EDITORIAL: Bad beef–It’s not what’s for dinner


Guess what? The largest beef recall in history has just taken place in your lifetime. And according to the United States Dept. of Agriculture (USDA), most of the recalled beef has probably already been eaten — because the tainted beef has been available for consumption for two years now — and could be making its way through your digestive tract right now.

We hope you’re just as disturbed about this as we are.

Beef — 143 million pounds of it — was recalled on Sunday due to an undercover investigation by the Humane Society at the Hallmark/Westland Meat Packing Co. slaughterhouse in Southern California, stemming back to February 2006.

The investigation revealed sickening acts of cruelty in which workers attempted to force downed cows, who are too sick and weak to stand up, onto their feet. In the video that Humane Society of the United States revealed, workers are seen kicking cows, ramming them with the blades of a forklift, jabbing them in the eyes, and shooting high-pressure water up their noses and down their throats in attempts to force them to walk to the slaughter area.

This kind of abuse from slaughterhouse workers is completely unacceptable and, to empathetic individuals, heartbreaking — not to mention absolutely illegal.

But the real concern among caring and concerned Americans is not merely the abuse of the animals but the fact that the USDA is allowing these sick cows to be put into our food system for consumption, potentially sickening us.

So what’s the big deal with eating downed cows’ meat? Well, downed cattle have weaker immune systems and, because they cannot stand up, they wallow in feces and urine, raising the risk of contamination by E. coli, salmonella and mad cow disease. Federal regulations require cattle to be able to walk to their deaths to ensure they are at least healthy enough to stand on their own.

Even more disturbing is the fact that the Hallmark/Westland Meat Packing Co. is the second-largest supplier of beef to USDA’s Commodity Procurement Branch, which distributes beef to needy families, the elderly and schools through the National School Lunch Program. More than 100,000 schools and child-care facilities nationwide receive meat through this lunch program, including Orange and Lake County schools.

Osceola school district found at least 80 pounds of the contaminated beef in their freezers as well. According to the Orlando Sentinel, “Osceola becomes the third school district in Central Florida to change its lunch menu because of the nationwide recall.”

We put our faith in the USDA to protect us from diseased meat. This will come with the protection of the source of the meat – the cow – as well as with heightened USDA inspection practices and procedures. Subjecting animals to acts of cruelty is punishable by felony and misdemeanor counts, and we feel that, like the animal abusers at the slaughterhouse, the USDA inspectors should be held accountable to the law for their failure to protect Americans from diseased meat.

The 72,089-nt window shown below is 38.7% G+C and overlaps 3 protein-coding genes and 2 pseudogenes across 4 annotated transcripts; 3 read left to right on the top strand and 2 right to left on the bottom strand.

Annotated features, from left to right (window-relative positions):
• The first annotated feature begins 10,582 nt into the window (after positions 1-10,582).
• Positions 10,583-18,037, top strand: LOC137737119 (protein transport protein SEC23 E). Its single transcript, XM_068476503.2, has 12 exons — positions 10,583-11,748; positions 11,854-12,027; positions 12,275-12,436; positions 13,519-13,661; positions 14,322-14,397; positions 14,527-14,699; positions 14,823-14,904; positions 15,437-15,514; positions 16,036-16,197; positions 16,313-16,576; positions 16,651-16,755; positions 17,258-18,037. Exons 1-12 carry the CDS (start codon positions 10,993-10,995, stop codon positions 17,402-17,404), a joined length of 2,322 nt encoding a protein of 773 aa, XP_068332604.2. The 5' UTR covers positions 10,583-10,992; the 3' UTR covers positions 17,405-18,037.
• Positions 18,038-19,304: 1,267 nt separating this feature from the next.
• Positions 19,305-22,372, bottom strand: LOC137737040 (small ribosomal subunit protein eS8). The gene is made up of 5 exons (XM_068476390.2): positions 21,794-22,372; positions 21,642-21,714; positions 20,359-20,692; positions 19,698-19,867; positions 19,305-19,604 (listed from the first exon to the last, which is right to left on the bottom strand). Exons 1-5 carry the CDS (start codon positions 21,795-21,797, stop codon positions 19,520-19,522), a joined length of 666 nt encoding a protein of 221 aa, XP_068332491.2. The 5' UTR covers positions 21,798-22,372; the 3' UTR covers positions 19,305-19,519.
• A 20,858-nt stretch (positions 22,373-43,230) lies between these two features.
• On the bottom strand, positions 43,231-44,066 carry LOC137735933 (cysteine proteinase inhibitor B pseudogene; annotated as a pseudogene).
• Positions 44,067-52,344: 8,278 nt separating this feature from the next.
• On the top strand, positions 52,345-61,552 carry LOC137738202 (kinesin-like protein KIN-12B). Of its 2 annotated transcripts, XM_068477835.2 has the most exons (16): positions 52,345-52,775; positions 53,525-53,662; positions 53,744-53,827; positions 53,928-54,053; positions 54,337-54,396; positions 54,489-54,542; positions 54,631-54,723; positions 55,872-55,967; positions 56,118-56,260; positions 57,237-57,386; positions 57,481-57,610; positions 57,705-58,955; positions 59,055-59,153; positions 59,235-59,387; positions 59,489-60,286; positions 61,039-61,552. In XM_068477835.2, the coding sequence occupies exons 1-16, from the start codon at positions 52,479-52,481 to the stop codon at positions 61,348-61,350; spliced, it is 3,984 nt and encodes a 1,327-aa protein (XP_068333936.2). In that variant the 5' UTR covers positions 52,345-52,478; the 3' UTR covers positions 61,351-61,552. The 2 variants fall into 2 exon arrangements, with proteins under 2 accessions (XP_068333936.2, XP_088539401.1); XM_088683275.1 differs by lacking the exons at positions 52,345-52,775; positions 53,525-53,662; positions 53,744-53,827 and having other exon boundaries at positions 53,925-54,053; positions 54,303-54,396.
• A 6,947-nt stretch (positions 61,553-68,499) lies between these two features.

Animal activist groups claim that slaughterhouse abuse and lax inspection enforcement such as this is not an isolated incident. They say it is the norm and is just a matter of getting caught on tape. For the sake of the animals and for the health of the people, we hope they’re wrong, but the Hallmark incident makes this look grim.

The real kicker in this case illuminates the shady enforcement that animal activists have been talking about all along: the cows were abused, and downed cows were allowed to pass inspection while USDA inspectors were at the slaughterhouse. This is beyond embarrassing, folks; it’s downright shameful. The USDA’s inspection practices apparently include turning a blind eye to sick cows lying on the dirty ground that are in line to be slaughtered for human consumption.

The USDA needs to beef up its inspection practices as well as analyze the ethics and practices of its inspectors. The implementation of the Downed Animal and Food Safety Protection Act is another needed step. Although the USDA established a temporary ban on the slaughter of downed cattle in 2004, it was never finalized or enforced. This act would ban USDA inspectors from approving meat from downed cattle and other animals, as well as require euthanasia for any downed animal. It would effectively hold USDA inspectors accountable for possibly poisoning the American people.

In addition to this act, the Farm Animal Stewardship Purchasing Act must be passed to protect animals from this type of cruelty. This act would require animal producers supplying federal programs with meat, dairy and eggs to comply with moderate animal welfare standards, such as providing space to move, water and food to drink daily and euthanasia for sick or injured animals.

We feel that these steps, taken together, will tighten the reigns on slaughterhouse workers and put pressure on USDA inspectors to follow suit with the acts’ legislative requirements. The animals deserve far better treatment and the people deserve clean meat that they can eat without fear of infection.

We should not stand for such lax enforcement standards any longer.

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